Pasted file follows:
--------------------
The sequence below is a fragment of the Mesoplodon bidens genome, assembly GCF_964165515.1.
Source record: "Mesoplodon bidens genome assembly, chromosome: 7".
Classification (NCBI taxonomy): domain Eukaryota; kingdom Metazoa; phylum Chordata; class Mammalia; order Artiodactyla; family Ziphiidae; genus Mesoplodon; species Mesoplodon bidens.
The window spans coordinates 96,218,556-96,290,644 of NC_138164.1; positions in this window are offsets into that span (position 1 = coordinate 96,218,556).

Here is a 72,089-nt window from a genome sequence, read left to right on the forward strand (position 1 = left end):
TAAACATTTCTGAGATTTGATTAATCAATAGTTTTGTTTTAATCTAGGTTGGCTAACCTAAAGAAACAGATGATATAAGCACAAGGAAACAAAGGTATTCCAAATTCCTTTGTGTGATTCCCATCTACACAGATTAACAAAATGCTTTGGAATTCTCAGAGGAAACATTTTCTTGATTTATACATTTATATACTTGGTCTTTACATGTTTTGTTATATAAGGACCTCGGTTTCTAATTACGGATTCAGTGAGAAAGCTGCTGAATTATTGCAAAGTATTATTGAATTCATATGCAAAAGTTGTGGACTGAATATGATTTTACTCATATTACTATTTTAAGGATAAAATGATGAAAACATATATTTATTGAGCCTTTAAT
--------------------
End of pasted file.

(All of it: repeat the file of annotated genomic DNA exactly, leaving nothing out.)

The sequence below is a fragment of the Mesoplodon bidens genome, assembly GCF_964165515.1.
Source record: "Mesoplodon bidens genome assembly, chromosome: 7".
Classification (NCBI taxonomy): domain Eukaryota; kingdom Metazoa; phylum Chordata; class Mammalia; order Artiodactyla; family Ziphiidae; genus Mesoplodon; species Mesoplodon bidens.
The window spans coordinates 96,218,556-96,290,644 of NC_138164.1; positions in this window are offsets into that span (position 1 = coordinate 96,218,556).

Here is a 72,089-nt window from a genome sequence, read left to right on the forward strand (position 1 = left end):
TAAACATTTCTGAGATTTGATTAATCAATAGTTTTGTTTTAATCTAGGTTGGCTAACCTAAAGAAACAGATGATATAAGCACAAGGAAACAAAGGTATTCCAAATTCCTTTGTGTGATTCCCATCTACACAGATTAACAAAATGCTTTGGAATTCTCAGAGGAAACATTTTCTTGATTTATACATTTATATACTTGGTCTTTACATGTTTTGTTATATAAGGACCTCGGTTTCTAATTACGGATTCAGTGAGAAAGCTGCTGAATTATTGCAAAGTATTATTGAATTCATATGCAAAAGTTGTGGACTGAATATGATTTTACTCATATTACTATTTTAAGGATAAAATGATGAAAACATATATTTATTGAGCCTTTAAT